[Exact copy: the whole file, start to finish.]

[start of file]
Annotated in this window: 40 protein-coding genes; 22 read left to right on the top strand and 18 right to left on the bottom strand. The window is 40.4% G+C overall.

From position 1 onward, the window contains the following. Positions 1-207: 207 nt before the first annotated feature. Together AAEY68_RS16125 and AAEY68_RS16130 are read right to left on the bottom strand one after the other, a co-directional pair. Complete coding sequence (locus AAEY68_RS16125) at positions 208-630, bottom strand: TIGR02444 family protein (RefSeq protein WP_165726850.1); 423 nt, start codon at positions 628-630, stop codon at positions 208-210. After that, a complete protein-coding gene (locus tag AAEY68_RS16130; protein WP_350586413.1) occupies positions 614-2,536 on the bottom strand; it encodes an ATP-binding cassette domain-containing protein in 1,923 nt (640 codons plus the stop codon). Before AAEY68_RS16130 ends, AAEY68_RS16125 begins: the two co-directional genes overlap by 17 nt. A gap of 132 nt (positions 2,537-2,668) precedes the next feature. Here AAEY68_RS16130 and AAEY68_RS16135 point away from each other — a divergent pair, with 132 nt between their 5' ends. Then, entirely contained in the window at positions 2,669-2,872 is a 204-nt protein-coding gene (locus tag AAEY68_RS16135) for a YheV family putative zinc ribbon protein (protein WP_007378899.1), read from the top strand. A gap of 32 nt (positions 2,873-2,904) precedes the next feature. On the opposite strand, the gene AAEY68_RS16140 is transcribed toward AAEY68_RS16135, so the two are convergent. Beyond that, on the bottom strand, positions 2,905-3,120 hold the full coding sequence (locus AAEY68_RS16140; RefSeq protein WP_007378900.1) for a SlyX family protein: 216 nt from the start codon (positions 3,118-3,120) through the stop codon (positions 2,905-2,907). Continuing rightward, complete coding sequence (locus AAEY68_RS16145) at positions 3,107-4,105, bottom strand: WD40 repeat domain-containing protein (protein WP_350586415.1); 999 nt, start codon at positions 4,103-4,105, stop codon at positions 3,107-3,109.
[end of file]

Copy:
Annotated in this window: 40 protein-coding genes; 22 read left to right on the top strand and 18 right to left on the bottom strand. The window is 40.4% G+C overall.

From position 1 onward, the window contains the following. Positions 1-207: 207 nt before the first annotated feature. Together AAEY68_RS16125 and AAEY68_RS16130 are read right to left on the bottom strand one after the other, a co-directional pair. Complete coding sequence (locus AAEY68_RS16125) at positions 208-630, bottom strand: TIGR02444 family protein (RefSeq protein WP_165726850.1); 423 nt, start codon at positions 628-630, stop codon at positions 208-210. After that, a complete protein-coding gene (locus tag AAEY68_RS16130; protein WP_350586413.1) occupies positions 614-2,536 on the bottom strand; it encodes an ATP-binding cassette domain-containing protein in 1,923 nt (640 codons plus the stop codon). Before AAEY68_RS16130 ends, AAEY68_RS16125 begins: the two co-directional genes overlap by 17 nt. A gap of 132 nt (positions 2,537-2,668) precedes the next feature. Here AAEY68_RS16130 and AAEY68_RS16135 point away from each other — a divergent pair, with 132 nt between their 5' ends. Then, entirely contained in the window at positions 2,669-2,872 is a 204-nt protein-coding gene (locus tag AAEY68_RS16135) for a YheV family putative zinc ribbon protein (protein WP_007378899.1), read from the top strand. A gap of 32 nt (positions 2,873-2,904) precedes the next feature. On the opposite strand, the gene AAEY68_RS16140 is transcribed toward AAEY68_RS16135, so the two are convergent. Beyond that, on the bottom strand, positions 2,905-3,120 hold the full coding sequence (locus AAEY68_RS16140; RefSeq protein WP_007378900.1) for a SlyX family protein: 216 nt from the start codon (positions 3,118-3,120) through the stop codon (positions 2,905-2,907). Continuing rightward, complete coding sequence (locus AAEY68_RS16145) at positions 3,107-4,105, bottom strand: WD40 repeat domain-containing protein (protein WP_350586415.1); 999 nt, start codon at positions 4,103-4,105, stop codon at positions 3,107-3,109.